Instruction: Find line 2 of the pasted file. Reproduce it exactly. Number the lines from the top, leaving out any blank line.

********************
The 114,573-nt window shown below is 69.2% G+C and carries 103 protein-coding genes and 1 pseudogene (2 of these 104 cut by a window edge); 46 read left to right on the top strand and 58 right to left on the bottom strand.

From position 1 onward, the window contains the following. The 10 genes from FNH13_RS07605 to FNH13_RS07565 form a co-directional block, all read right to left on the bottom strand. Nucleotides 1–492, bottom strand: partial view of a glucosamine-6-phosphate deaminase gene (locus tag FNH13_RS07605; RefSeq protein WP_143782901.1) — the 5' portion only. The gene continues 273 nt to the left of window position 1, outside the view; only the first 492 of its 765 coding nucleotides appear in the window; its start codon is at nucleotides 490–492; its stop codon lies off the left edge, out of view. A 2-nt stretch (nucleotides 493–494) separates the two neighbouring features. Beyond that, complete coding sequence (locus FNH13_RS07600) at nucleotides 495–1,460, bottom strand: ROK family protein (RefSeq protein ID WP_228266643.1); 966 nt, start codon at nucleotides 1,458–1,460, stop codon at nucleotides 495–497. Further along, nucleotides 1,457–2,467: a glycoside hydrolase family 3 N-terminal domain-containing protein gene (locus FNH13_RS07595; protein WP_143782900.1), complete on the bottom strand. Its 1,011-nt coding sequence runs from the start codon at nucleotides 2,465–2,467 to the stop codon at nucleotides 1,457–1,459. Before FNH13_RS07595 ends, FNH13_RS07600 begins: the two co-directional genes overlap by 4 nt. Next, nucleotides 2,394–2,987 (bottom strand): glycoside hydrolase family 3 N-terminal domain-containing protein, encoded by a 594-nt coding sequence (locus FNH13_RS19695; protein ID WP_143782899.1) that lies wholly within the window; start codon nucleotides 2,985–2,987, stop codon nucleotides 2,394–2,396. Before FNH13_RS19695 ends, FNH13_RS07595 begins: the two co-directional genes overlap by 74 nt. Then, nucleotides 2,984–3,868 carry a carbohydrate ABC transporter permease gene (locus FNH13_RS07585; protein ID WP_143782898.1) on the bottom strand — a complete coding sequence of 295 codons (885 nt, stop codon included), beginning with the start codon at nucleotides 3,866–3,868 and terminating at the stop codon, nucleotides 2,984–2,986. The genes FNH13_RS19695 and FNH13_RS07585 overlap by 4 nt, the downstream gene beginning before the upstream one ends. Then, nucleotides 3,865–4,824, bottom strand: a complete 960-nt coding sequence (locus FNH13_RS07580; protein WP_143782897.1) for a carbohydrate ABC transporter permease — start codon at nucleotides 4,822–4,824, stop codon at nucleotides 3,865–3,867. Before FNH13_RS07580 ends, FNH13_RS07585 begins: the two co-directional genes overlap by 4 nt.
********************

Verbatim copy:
From position 1 onward, the window contains the following. The 10 genes from FNH13_RS07605 to FNH13_RS07565 form a co-directional block, all read right to left on the bottom strand. Nucleotides 1–492, bottom strand: partial view of a glucosamine-6-phosphate deaminase gene (locus tag FNH13_RS07605; RefSeq protein WP_143782901.1) — the 5' portion only. The gene continues 273 nt to the left of window position 1, outside the view; only the first 492 of its 765 coding nucleotides appear in the window; its start codon is at nucleotides 490–492; its stop codon lies off the left edge, out of view. A 2-nt stretch (nucleotides 493–494) separates the two neighbouring features. Beyond that, complete coding sequence (locus FNH13_RS07600) at nucleotides 495–1,460, bottom strand: ROK family protein (RefSeq protein ID WP_228266643.1); 966 nt, start codon at nucleotides 1,458–1,460, stop codon at nucleotides 495–497. Further along, nucleotides 1,457–2,467: a glycoside hydrolase family 3 N-terminal domain-containing protein gene (locus FNH13_RS07595; protein WP_143782900.1), complete on the bottom strand. Its 1,011-nt coding sequence runs from the start codon at nucleotides 2,465–2,467 to the stop codon at nucleotides 1,457–1,459. Before FNH13_RS07595 ends, FNH13_RS07600 begins: the two co-directional genes overlap by 4 nt. Next, nucleotides 2,394–2,987 (bottom strand): glycoside hydrolase family 3 N-terminal domain-containing protein, encoded by a 594-nt coding sequence (locus FNH13_RS19695; protein ID WP_143782899.1) that lies wholly within the window; start codon nucleotides 2,985–2,987, stop codon nucleotides 2,394–2,396. Before FNH13_RS19695 ends, FNH13_RS07595 begins: the two co-directional genes overlap by 74 nt. Then, nucleotides 2,984–3,868 carry a carbohydrate ABC transporter permease gene (locus FNH13_RS07585; protein ID WP_143782898.1) on the bottom strand — a complete coding sequence of 295 codons (885 nt, stop codon included), beginning with the start codon at nucleotides 3,866–3,868 and terminating at the stop codon, nucleotides 2,984–2,986. The genes FNH13_RS19695 and FNH13_RS07585 overlap by 4 nt, the downstream gene beginning before the upstream one ends. Then, nucleotides 3,865–4,824, bottom strand: a complete 960-nt coding sequence (locus FNH13_RS07580; protein WP_143782897.1) for a carbohydrate ABC transporter permease — start codon at nucleotides 4,822–4,824, stop codon at nucleotides 3,865–3,867. Before FNH13_RS07580 ends, FNH13_RS07585 begins: the two co-directional genes overlap by 4 nt.